At a time when crude oil and natural gas prices are sky-high, public sector behemoth ONGC's haphazard planning and mismanagement in developing showpiece deep-sea KG-D5 block is costing the nation over Rs 18,000 crores due to the delayed output of oil and gas, government officials said. ONGC was originally to start gas production from the Cluster-II fields in block KG-DWN-98/2 (KG-D5) in June 2019 and the first oil was to flow in March 2020.
But these targets were quietly shifted to end-2021 because of deferments in awarding the fragmented work packages of the project, two officials with direct knowledge of the matter said on condition of anonymity.
The project now is further pushed back because of differences in interface issues -- simply put compatibility --between major work packages related to pipelines, process platforms and storage and offloading vessels.
Crude oil is now expected to reach Indian shores in the third quarter of 2022 -- against the revised target of November 2021 - and natural gas in May 2023 -- against the revised target of May 2021, they said.
With oil flow from Cluster II alone estimated at 47,000 barrels per day or 2 million tonnes per annum and gas at 6 million cubic meters per day or 2.2 billion cubic meters per annum, the output delay would collectively cost the nation Rs 18,000 crore in foreign exchange.
"This is a conservative figure considering crude price remains at USD 82 a barrel, gas at USD 6.13 per million British thermal units and the US dollar at Rs 75," an official said.
While ONGC did not offer any immediate comments on the story, ONGC Chairman and Managing Director Subhash Kumar at an earnings call with investors on Saturday said the project continues to be impacted by "disruption in supply chains".
Stating that he can't give a timeline for the start of the production, he said pandemic-related restrictions continue in Malaysia and Singapore, impacting the supply of equipment needed for the project.
On November 11, Petroleum Secretary Tarun Kapoor had stated that the government wants ONGC to involve private sector firms and domain knowledge experts wherever possible to help raise oil and gas production and help cut import bills.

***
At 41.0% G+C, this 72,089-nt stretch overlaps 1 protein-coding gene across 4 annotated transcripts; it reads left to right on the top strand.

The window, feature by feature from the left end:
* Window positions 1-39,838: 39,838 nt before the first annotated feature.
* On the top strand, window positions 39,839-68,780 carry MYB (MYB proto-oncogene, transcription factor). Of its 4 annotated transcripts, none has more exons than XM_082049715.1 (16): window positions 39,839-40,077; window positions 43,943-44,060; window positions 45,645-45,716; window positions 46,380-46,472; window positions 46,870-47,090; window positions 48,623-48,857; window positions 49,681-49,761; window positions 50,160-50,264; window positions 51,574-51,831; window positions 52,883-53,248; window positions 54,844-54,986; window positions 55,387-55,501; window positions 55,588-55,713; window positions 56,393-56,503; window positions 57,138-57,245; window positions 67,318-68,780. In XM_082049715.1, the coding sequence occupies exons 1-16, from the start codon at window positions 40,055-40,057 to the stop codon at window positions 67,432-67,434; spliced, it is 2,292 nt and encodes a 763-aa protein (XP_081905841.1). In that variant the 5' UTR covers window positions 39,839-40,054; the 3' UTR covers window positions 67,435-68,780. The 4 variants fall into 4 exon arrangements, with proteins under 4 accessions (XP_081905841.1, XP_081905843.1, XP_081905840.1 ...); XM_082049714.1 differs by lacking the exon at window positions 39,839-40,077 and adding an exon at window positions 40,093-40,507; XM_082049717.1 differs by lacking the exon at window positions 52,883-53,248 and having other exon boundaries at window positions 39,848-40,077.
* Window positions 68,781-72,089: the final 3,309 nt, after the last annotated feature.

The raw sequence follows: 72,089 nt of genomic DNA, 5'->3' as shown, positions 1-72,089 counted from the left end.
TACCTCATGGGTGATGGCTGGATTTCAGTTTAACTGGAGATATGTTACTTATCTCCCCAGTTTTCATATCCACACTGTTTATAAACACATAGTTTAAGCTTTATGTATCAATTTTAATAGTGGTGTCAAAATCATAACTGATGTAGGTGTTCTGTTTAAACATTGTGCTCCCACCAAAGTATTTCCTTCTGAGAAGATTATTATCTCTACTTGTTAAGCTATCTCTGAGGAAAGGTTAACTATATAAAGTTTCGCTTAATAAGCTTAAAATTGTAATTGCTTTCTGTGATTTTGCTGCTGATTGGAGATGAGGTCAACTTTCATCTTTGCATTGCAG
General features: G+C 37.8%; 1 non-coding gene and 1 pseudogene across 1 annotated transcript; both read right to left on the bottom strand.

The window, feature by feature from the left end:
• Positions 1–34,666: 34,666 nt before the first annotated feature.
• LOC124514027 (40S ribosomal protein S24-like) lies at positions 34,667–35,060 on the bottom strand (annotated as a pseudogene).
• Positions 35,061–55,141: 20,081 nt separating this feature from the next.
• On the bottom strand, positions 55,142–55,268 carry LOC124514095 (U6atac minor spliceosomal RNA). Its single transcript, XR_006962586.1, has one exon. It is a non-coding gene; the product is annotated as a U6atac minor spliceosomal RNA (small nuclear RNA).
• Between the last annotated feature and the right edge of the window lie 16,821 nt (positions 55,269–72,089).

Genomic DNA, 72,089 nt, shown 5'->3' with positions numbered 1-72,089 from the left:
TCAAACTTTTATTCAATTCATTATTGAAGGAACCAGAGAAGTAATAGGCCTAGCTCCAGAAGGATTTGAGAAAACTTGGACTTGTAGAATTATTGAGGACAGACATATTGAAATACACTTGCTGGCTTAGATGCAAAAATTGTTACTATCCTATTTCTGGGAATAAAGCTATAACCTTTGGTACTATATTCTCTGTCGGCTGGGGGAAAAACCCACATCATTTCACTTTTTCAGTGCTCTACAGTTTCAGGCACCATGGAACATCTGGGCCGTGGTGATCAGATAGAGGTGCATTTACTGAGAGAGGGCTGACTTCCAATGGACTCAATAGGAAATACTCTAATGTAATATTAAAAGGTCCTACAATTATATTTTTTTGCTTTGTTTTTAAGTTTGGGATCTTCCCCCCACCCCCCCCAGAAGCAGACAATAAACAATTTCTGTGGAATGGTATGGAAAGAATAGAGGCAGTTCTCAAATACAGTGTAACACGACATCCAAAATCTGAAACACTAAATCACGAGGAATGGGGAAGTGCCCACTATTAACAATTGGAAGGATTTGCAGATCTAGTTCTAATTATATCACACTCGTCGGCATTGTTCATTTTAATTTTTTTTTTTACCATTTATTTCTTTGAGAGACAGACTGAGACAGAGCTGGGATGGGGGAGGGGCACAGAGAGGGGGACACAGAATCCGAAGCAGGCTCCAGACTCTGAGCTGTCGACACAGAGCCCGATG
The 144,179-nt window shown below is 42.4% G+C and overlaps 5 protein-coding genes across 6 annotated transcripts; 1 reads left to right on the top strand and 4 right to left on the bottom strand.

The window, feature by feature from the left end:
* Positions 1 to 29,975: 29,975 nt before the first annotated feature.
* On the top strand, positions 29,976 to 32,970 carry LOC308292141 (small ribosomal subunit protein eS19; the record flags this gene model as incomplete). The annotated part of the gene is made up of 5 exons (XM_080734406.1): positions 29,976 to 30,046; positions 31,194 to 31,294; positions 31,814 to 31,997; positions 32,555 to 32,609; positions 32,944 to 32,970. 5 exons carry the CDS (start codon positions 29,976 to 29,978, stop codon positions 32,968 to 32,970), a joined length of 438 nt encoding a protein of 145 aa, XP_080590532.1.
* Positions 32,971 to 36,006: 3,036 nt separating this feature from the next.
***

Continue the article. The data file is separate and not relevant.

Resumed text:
Before that, the second-highest-ranked official in the petroleum ministry on October 28 wrote formally to Oil and Natural Gas Corporation (ONGC), asking it to give away a 60 per cent stake plus operating control in some of the firm's prime fields to foreign companies.
Officials said the KG-D5 project has faced problems in execution right from the beginning.
"We have been seeking reports and reviewing the project with ONGC, and it is clear that the execution could have been better," an official said, adding the two consultants hired by the company haven't worked in sync.
Project management consultant Nauvata Engineering and its partner Consub Ltd, which looked after detailed engineering, design and project management, is not taking ownership of the conceptual design by first consultant Intecsea, which did the pre-FEED, bid packages preparation and award of work.
Besides divergence between the first and the second consultant, the latter has refused to take any responsibility for work done in the earlier phases of the project by the first consultant.
Cost overruns are also being reported. For example, USD 100 million is estimated in cost overrun in connectivity issues between subsea umbilical, risers and flowline (SURF) -- subsea production system (SPS); central process platform (CPP) - living quarter and utility platform (LQUP) and floating production, storage and offloading vessel (FPSO).
"Despite the huge financial strain on the nation, ONGC is in no hurry to resolve the issues as it couches the delays on COVID pandemic instead of accepting that the delay was on account of mismatches arising because of hiring two separate consultants for different works and fragmenting the project into multiple packages in awarding contracts," the official said.
The two inherent faults continue to riddle the project, he added.
To develop complex deepwater fields, inputs from one sub-project are crucial for the implementation of subsequent work packages.
Awarding Cluster II as separate packages resulted in non-synchronisation of their inter-dependency in terms of inputs on technical specifications as well as work schedules.
Since it was broken into multiple packages and the awards of work to multiple vendors were delayed, the Cluster II development project is battling with numerous interface issues.
Sources said that there have been delays in deploying the drilling rig resource for oil well completion due to a mismatch in the supplies of Xmas trees by SURF-SPS contractor and mobilization of rigs by ONGC.
They said that as against the revised plan of deploying the third rig by June 2021 for oil processing completion, the rig is now being mobilised from January 2022, a delay of six months. That could mean an additional Rs 5,500 crore payout by the nation.
"Much damage has been done by hiring separate consultants that bicker among themselves over technical aspects and by awarding the project in bits and pieces to different contractors who are working at their own pace without any accountability on the overall progress or compatibility," the official said.
Amar Nath, Additional Secretary (Exploration) in the Petroleum Ministry, wrote to ONGC chairman Subhash Kumar last month that "ONGC's contribution in crude oil consumption of India has declined drastically to a paltry 9 per cent in 2020-21" and should consider divesting majority share in its prolific producing assets Mumbai High and Bassein in the Western Offshore.
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